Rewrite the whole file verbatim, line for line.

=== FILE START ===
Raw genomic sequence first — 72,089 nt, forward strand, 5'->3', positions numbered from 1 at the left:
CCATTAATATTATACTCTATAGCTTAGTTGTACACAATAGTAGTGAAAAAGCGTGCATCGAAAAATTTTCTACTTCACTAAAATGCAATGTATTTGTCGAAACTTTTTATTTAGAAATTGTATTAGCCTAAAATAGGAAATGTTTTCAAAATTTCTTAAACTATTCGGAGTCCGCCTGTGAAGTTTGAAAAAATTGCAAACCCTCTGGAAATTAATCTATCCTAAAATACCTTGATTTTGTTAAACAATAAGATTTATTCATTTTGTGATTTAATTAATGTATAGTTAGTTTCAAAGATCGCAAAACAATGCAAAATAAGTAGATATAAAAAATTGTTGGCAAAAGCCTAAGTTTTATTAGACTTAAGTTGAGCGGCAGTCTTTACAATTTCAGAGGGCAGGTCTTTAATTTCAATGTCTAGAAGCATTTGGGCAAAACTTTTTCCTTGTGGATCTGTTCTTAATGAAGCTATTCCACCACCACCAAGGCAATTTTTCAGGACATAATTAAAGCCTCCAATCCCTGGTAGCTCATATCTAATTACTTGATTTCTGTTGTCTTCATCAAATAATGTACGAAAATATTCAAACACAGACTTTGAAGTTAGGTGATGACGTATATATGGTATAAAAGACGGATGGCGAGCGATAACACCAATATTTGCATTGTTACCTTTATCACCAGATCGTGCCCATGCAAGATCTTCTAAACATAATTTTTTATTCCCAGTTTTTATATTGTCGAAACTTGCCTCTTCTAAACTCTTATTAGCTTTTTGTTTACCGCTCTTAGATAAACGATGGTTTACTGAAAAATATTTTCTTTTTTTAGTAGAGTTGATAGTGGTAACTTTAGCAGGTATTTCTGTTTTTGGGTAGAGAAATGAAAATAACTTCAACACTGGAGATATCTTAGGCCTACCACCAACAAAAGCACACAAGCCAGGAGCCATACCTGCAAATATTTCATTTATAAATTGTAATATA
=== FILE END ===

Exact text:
Raw genomic sequence first — 72,089 nt, forward strand, 5'->3', positions numbered from 1 at the left:
CCATTAATATTATACTCTATAGCTTAGTTGTACACAATAGTAGTGAAAAAGCGTGCATCGAAAAATTTTCTACTTCACTAAAATGCAATGTATTTGTCGAAACTTTTTATTTAGAAATTGTATTAGCCTAAAATAGGAAATGTTTTCAAAATTTCTTAAACTATTCGGAGTCCGCCTGTGAAGTTTGAAAAAATTGCAAACCCTCTGGAAATTAATCTATCCTAAAATACCTTGATTTTGTTAAACAATAAGATTTATTCATTTTGTGATTTAATTAATGTATAGTTAGTTTCAAAGATCGCAAAACAATGCAAAATAAGTAGATATAAAAAATTGTTGGCAAAAGCCTAAGTTTTATTAGACTTAAGTTGAGCGGCAGTCTTTACAATTTCAGAGGGCAGGTCTTTAATTTCAATGTCTAGAAGCATTTGGGCAAAACTTTTTCCTTGTGGATCTGTTCTTAATGAAGCTATTCCACCACCACCAAGGCAATTTTTCAGGACATAATTAAAGCCTCCAATCCCTGGTAGCTCATATCTAATTACTTGATTTCTGTTGTCTTCATCAAATAATGTACGAAAATATTCAAACACAGACTTTGAAGTTAGGTGATGACGTATATATGGTATAAAAGACGGATGGCGAGCGATAACACCAATATTTGCATTGTTACCTTTATCACCAGATCGTGCCCATGCAAGATCTTCTAAACATAATTTTTTATTCCCAGTTTTTATATTGTCGAAACTTGCCTCTTCTAAACTCTTATTAGCTTTTTGTTTACCGCTCTTAGATAAACGATGGTTTACTGAAAAATATTTTCTTTTTTTAGTAGAGTTGATAGTGGTAACTTTAGCAGGTATTTCTGTTTTTGGGTAGAGAAATGAAAATAACTTCAACACTGGAGATATCTTAGGCCTACCACCAACAAAAGCACACAAGCCAGGAGCCATACCTGCAAATATTTCATTTATAAATTGTAATATA